Gen Z Teens Are Covering Their Noses In Photographs – Here’s Why

Gen Z Teens Are Covering Their Noses In Photographs – Here’s Why

In a world where teenagers are often reluctant to participate in family photos, a new trend has emerged among Gen Z: the “nose cover.” This gesture, where teens cover the middle of their faces with their hands, is a compromise to maintain some presence in family pictures while protecting their privacy.

Venezuela Fury, daughter of boxer Tyson Fury, and her cousin Valentino, have been seen using this technique in recent photos, sparking curiosity about its significance.

Michelle Harris, a parent, shared her experience with The Sun: “After several attempts to snatch the perfect Christmas family photo, I turned to my teen and finally asked him, ‘Why? Is everything OK? Why won’t you show up in family photos for the handsome boy that you are anymore?’ And then the big whopper: ‘Are you being bullied?’” To her surprise, her son’s concern was about online privacy: “‘No, but I will be if you post pictures of me online without my consent!’”

Teens, who are highly active online, often fear being ridiculed on social media for embarrassing photos. The “nose cover” is a strategy to avoid potential teasing while still being part of the family photo.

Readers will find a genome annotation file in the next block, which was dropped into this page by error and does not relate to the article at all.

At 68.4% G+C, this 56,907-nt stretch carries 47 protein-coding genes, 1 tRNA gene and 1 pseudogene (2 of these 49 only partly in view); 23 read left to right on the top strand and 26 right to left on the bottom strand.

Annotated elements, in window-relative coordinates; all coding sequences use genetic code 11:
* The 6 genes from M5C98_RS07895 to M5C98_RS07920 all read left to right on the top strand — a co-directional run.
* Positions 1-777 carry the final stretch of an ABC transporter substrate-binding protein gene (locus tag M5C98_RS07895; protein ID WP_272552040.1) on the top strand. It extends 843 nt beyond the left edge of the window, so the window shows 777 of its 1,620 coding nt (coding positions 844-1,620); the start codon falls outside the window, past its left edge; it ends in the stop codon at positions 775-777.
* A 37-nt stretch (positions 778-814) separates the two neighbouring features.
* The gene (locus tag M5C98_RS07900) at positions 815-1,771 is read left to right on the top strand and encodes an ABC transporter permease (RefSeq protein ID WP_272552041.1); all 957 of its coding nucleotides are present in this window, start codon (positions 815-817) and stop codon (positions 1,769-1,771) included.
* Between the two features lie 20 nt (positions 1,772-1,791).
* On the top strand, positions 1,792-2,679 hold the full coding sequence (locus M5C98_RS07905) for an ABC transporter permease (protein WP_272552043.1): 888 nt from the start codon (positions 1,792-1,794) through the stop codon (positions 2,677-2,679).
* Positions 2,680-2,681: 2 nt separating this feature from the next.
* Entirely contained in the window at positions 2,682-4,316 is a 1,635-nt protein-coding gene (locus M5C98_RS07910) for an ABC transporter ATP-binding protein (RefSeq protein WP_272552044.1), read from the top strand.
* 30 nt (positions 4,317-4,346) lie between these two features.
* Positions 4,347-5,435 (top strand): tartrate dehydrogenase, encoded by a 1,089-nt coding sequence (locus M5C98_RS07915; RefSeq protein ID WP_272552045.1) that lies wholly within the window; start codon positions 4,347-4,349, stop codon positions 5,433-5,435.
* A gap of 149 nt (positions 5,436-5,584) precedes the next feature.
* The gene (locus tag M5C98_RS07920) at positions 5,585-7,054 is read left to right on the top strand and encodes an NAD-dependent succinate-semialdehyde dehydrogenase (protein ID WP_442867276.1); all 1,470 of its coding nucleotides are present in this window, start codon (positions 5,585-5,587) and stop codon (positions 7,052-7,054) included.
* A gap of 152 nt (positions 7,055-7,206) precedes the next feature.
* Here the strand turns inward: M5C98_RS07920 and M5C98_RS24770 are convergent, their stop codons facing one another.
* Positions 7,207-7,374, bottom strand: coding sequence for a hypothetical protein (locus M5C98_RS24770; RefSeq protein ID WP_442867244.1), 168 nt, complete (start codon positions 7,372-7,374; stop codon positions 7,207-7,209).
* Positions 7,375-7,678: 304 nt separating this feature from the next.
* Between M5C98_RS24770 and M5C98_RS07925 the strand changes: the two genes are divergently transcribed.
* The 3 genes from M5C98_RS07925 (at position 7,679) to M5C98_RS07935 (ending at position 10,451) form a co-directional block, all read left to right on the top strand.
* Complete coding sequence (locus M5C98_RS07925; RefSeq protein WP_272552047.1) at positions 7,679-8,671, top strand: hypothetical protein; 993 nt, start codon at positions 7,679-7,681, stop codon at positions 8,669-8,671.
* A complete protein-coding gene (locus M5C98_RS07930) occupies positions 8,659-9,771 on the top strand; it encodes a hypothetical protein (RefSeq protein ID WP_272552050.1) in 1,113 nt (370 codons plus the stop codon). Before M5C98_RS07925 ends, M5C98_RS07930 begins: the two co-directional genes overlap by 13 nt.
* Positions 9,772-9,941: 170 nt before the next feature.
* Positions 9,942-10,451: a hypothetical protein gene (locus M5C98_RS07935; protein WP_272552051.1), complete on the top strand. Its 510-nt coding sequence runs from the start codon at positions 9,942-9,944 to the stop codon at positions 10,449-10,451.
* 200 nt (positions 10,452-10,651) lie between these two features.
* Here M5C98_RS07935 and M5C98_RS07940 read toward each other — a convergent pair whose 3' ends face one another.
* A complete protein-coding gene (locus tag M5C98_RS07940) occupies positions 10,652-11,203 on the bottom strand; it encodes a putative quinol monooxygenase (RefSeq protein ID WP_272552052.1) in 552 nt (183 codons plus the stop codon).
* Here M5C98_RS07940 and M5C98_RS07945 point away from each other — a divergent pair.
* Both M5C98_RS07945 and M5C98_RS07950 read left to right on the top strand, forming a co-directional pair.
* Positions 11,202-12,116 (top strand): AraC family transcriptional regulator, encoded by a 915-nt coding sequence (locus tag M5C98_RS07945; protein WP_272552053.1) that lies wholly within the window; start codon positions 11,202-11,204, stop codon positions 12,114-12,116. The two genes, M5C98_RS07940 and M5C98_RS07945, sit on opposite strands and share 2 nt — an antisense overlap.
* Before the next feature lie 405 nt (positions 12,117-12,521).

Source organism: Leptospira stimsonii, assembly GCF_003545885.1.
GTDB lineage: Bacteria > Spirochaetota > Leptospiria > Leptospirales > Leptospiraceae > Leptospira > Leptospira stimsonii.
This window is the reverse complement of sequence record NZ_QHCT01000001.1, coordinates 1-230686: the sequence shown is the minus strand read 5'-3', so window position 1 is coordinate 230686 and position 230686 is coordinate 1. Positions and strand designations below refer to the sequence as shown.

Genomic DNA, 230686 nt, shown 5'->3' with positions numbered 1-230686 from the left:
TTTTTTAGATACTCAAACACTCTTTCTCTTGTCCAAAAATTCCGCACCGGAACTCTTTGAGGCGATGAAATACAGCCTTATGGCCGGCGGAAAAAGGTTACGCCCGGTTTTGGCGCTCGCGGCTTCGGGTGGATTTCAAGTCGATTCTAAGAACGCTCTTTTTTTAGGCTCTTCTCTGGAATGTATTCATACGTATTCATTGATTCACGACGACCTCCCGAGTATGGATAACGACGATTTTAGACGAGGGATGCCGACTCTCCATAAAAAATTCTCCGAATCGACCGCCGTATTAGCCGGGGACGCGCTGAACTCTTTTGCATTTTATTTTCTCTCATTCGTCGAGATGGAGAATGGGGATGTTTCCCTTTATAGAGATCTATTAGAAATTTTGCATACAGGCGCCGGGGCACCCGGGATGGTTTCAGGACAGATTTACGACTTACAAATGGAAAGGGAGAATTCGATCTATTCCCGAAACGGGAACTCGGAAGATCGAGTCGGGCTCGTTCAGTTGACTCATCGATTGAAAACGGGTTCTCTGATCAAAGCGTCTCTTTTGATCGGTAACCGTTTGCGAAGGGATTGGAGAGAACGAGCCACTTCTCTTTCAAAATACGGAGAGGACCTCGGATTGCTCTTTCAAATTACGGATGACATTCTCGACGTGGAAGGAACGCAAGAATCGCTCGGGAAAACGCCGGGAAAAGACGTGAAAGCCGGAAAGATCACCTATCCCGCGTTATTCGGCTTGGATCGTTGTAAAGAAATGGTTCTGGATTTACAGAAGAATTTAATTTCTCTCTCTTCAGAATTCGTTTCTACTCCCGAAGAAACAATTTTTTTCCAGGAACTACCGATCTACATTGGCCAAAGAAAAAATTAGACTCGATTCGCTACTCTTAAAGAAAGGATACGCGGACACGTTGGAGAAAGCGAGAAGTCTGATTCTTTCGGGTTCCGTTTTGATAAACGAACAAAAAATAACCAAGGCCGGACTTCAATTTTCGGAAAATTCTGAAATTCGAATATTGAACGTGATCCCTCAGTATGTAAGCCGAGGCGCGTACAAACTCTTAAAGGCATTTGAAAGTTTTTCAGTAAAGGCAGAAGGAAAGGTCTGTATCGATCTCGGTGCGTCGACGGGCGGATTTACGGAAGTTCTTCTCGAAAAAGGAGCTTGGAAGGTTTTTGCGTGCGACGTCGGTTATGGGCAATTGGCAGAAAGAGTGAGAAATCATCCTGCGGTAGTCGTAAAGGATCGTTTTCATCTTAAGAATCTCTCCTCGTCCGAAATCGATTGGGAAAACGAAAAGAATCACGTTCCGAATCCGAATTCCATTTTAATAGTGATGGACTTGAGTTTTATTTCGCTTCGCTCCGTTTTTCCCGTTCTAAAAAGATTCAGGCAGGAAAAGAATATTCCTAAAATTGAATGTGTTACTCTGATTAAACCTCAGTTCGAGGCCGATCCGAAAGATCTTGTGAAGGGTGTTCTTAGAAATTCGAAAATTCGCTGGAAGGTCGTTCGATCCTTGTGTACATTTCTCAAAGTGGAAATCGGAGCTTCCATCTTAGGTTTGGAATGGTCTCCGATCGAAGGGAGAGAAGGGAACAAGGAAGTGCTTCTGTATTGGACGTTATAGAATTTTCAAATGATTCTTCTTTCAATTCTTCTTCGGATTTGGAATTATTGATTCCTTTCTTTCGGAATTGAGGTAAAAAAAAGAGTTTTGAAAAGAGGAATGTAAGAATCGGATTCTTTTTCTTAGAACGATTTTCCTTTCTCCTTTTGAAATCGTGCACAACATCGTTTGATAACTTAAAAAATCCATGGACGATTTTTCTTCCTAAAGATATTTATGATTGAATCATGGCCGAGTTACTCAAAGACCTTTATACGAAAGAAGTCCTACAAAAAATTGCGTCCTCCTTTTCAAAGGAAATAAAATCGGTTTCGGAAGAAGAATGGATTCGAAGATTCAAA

Parenting expert Amanda Jenner explains that this trend may also be linked to teenagers’ self-consciousness during their acne-prone years. She emphasizes the importance of respecting their need for independence and personal boundaries. “It’s important to remember that this phase is a normal part of growing up, where seeking independence and establishing personal boundaries are key developmental milestones,” Jenner told the publication.

However, Jenner acknowledges the challenges posed by the online world, especially when parents share unfiltered photos on social media. The “nose cover” allows teens to have a say in their online representation, balancing their parents’ desire to share family moments with their own need for autonomy.

Jenner laments the change in photo-sharing culture, noting that in the past, photos were kept in albums and viewed only occasionally. Today, even a simple profile picture update on WhatsApp can lead to a photo being circulated among peers and potentially used for teasing. Harris suggests that parents should seek their teenagers’ consent before posting their images online. “After all, I wouldn’t feel comfortable about a spotty photo of me being shared online either — would you?” she concludes.